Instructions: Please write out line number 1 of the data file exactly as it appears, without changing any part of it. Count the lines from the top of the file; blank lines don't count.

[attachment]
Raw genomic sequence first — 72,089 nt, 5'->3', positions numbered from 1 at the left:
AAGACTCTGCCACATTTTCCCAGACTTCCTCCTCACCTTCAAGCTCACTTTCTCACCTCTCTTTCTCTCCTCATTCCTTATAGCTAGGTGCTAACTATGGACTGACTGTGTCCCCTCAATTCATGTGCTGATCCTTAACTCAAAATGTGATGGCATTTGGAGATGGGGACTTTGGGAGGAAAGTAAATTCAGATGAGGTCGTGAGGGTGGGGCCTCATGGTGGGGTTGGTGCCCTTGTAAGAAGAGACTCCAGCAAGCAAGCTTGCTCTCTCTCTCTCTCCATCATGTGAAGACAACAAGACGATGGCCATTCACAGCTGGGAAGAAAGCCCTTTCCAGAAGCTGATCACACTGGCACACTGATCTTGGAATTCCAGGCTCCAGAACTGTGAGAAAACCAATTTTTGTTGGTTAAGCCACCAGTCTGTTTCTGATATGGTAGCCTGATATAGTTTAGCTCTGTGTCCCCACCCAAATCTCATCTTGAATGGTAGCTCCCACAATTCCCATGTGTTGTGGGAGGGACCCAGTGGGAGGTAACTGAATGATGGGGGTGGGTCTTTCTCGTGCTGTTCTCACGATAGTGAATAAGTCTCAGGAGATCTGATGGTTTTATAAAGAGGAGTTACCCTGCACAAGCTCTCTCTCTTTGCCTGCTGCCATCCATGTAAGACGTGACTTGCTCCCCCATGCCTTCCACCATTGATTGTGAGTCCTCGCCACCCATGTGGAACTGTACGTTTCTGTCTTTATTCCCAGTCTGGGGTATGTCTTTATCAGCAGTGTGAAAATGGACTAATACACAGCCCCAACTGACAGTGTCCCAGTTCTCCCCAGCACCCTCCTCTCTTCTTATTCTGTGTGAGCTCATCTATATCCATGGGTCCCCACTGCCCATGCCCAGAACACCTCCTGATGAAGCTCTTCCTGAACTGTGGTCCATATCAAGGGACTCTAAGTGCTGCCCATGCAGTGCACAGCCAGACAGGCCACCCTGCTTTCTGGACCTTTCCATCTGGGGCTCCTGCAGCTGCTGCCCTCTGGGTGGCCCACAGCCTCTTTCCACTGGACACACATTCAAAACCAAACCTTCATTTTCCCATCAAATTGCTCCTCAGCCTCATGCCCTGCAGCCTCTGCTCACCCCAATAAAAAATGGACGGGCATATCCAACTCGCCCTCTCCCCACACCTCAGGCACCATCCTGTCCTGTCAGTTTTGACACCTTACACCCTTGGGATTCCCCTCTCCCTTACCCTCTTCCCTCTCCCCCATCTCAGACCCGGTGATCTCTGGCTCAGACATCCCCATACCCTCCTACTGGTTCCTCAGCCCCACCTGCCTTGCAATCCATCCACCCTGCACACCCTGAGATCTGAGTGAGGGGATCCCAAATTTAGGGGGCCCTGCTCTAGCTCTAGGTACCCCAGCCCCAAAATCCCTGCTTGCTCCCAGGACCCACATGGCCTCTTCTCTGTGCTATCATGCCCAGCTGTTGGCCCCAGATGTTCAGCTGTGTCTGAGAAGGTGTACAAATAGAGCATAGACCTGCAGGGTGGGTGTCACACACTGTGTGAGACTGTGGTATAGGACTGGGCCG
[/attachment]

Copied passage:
Raw genomic sequence first — 72,089 nt, 5'->3', positions numbered from 1 at the left: